Family remembers tragic rail disaster

Susan and Alan Hughes, wearing her grandfather's medals.
Susan and Alan Hughes, wearing her grandfather's medals.

A north Northumberland woman will tomorrow attend a poignant ceremony to mark the centenary of a horrific rail crash.

Susan Hughes never met her grandfather Alex Wightman, who died two years before she was born.

Major Alec Wightman

Major Alec Wightman

But the story of how he escaped unscathed from the Gretna rail disaster, which killed more than 200 soldiers from The Royal Scots bound for the Dardanelles in the First World War, was part of family folklore.

Now Susan, whose great grandfather came from Belford, and her husband Alan, the former vicar of Berwick, will join the Princess Royal and other relatives of those killed and the survivors at the site of the crash at Quinitishill, near Gretna Green, tomorrow, before visiting the burial ground at Rosebank Cemetery in Edinburgh on Saturday and a service in The Canongate Church, Edinburgh, followed by a reception at Redford Barracks, on Sunday.

Susan said: “My grandmother was told by my grandfather that the scenes he witnessed that day were worse than any he later saw in battle.”

Five hundred men of the 7th Battalion The Royal Scots had boarded the train. In the crash, on May 22, 1915, 215 Royal Scots perished and 191 were injured. There was a total of 227 dead and 244 injured, including civilian passengers and crew.

The then Captain Wightman was one of two officers to escape unscathed.

He was ordered to continue his journey with the few survivors and board the ship Empress of Britain, bound for Gallipoli.

He was awarded the Military Cross for his action in Gallipoli. He attempted to run telephone wires to captured trenches during the battle of Gully Ravine, during which he was wounded three times.

He was saved from certain death on the field by his pocketbook, which broke the force of a bullet.

This revered relic was much treasured in the family. On her grandmother’s death, Susan donated it to the Royal Scots in 1971.

It has since been tracked down, with the kind help of The Royal Scots Museum at Edinburgh Castle, to a display cabinet in the Officers’ Mess at A (Royal Scots) Company, 52 Lowland Volunteers.

Alex was also Mentioned in Despatches for crawling under fire to recover wounded soldiers. He had metal plates inserted to repair his wounds, but they were so severe his military career was ended. Major Wightman relinquished his commission in 1919.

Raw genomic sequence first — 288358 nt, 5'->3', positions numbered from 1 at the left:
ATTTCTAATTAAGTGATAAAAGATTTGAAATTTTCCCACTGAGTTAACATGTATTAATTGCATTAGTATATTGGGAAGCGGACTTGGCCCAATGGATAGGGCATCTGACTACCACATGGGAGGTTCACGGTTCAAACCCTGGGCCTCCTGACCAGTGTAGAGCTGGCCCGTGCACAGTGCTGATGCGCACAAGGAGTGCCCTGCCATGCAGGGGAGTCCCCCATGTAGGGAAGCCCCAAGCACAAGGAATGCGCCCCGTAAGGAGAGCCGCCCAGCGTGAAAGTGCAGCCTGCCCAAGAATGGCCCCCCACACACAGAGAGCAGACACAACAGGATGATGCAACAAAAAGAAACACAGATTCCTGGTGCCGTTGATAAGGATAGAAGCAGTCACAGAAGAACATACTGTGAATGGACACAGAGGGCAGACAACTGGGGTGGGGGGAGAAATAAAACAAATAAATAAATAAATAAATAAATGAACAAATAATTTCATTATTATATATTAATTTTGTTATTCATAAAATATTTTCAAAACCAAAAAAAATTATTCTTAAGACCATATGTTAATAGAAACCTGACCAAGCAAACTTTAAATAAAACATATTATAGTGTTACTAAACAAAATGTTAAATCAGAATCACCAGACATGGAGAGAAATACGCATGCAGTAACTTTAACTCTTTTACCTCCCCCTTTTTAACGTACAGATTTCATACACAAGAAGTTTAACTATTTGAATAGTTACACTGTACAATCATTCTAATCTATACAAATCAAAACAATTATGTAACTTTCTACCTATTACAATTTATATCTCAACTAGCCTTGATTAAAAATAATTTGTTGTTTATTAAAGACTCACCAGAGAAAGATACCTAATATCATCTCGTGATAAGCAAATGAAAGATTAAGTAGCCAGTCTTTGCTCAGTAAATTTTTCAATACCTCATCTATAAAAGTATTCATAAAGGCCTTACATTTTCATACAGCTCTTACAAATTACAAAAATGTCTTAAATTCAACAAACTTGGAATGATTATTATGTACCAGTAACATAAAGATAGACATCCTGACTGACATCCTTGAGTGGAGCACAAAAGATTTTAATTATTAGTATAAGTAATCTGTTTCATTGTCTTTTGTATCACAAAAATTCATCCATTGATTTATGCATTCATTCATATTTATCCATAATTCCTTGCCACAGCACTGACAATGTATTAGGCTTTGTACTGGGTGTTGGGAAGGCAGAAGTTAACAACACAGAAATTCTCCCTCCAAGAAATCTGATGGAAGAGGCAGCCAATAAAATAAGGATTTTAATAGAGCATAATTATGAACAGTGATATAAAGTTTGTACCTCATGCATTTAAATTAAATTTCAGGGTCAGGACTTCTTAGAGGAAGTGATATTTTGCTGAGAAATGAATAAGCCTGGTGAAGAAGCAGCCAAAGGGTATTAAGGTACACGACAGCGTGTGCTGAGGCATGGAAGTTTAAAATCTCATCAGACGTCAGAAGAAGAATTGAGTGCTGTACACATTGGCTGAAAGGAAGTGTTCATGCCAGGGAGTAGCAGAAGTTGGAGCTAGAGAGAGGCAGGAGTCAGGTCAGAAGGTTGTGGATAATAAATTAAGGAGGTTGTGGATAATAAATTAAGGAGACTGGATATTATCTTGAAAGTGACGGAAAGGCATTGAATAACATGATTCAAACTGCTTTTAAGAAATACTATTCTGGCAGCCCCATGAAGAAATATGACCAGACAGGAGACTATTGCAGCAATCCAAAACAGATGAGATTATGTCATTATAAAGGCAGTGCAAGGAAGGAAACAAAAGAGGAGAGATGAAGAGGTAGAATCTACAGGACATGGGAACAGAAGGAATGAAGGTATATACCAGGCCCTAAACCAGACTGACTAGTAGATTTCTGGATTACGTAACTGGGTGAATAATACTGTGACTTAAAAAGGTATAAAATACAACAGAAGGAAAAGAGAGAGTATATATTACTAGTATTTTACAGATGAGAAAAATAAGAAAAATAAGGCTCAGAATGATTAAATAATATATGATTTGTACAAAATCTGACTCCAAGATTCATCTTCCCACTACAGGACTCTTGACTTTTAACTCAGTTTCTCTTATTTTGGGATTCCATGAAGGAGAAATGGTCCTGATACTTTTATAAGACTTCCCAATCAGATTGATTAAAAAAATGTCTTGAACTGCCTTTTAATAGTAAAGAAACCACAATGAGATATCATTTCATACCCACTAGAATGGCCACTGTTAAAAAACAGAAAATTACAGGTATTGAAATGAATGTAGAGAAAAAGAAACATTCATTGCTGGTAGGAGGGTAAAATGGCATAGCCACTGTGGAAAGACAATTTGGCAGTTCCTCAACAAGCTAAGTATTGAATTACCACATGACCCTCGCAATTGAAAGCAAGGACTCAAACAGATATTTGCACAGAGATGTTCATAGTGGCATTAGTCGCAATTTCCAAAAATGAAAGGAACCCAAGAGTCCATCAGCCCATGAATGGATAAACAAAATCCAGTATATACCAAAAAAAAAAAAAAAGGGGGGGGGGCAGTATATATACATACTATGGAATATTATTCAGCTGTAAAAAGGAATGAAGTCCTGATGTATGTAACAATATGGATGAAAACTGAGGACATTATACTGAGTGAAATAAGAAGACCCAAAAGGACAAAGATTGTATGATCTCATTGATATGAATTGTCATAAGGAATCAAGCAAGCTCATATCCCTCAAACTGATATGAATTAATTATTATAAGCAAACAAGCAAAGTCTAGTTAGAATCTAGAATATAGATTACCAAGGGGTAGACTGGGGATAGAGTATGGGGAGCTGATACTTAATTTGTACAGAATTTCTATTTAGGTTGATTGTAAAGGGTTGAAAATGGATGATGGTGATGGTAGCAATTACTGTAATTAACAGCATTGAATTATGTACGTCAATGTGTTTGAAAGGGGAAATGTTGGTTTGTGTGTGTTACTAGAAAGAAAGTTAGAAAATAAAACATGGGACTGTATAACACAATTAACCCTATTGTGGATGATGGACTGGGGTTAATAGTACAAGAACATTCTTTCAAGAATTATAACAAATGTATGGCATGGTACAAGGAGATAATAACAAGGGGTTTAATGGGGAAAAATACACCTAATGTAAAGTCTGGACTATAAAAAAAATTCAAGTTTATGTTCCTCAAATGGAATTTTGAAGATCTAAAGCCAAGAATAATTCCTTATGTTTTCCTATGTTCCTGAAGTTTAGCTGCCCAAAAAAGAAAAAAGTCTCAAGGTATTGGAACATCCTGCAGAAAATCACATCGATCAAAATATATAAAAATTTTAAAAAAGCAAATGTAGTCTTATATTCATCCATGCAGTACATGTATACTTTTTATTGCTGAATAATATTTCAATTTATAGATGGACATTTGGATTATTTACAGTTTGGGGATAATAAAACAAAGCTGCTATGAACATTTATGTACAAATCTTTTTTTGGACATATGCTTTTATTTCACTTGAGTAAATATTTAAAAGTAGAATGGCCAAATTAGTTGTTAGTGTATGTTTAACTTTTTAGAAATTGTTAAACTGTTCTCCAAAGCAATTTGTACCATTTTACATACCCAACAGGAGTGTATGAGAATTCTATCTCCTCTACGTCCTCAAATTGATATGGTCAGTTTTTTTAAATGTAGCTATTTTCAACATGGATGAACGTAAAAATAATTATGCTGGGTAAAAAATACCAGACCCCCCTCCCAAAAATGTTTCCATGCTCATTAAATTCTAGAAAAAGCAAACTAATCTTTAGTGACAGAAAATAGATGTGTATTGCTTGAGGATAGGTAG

He returned to his civilian occupation as a whisky broker and eventually became chairman of Robertson and Baxter, later Highland Distillers. He died at the age of 59.

Susan’s mother burnt all the family papers and letters, but last week she was sent a letter, produced below, written by her grandfather 100 years ago from his hospital tent in Tigne, Malta, on July 14, 1915, following what he describes as ‘a pretty lively time’.

A documentary on the rail disaster goes out on BBC Four tonight at 9pm.

Letter from the Officers’ Military Hospital, Malta, July 14, 1915

My Dear John,

You will see I am in Hospital and expect you will already have seen in the Papers I was wounded in the 28th June in the big attack. We are in the famous 29th Division and have had a pretty lively time. My Battalion I am afraid is pretty badly cut up, but they did splendidly.

A lot of the officers were killed, but when I was sent off in the Hospital Ship did not get many particulars. G. was alright and unwounded when I left. I got a bullet wound through each shoulder ( but did not touch the bones ) though the muscles are a bit disturbed . A bullet wound on the crown of my head ( not deep ) and a shrapnel in my forehead. It was not a big piece and has been taken out, but my head is rather sore. I also got a bullet in my pocket -went through my Field Message book - respirator and came out the back of my pocket without touching me.

On the 17 th June when up in the trenches I got struck on the head by a “ Black Maria “ and had a stitch put in. My nerves are a bit off as after being wounded I had to lie in the open for 17 hours before being able to move - the shells, machine gun fire was terrific. I am getting along alright, but it will take a little time yet before I am fit to do the same again. However, “ it micht hae been waur “. Was very pleased to get your letter and hear your news. It was very kind of your friends asking for me and I hope after the war to thank them myself. The train accident was awful and I lost practically all my Company. I saw (name indecipherable) in Alexandria for a few minutes, but he was walking in a sort of dream and had not much to say. If you drop me a line here I may get it before I leave. If you have a good Scotch Book “ The New Road” or something to spare please post it and I’ll think of dear auld Scotland when reading it.

My love to Alie and the kiddie and no forgettin’ yersel’ . Cheer oh to the family.

Yours ever Alec J Wightman

p.s. The mosquitos, sand flies and heat are awful - I sleep in a net.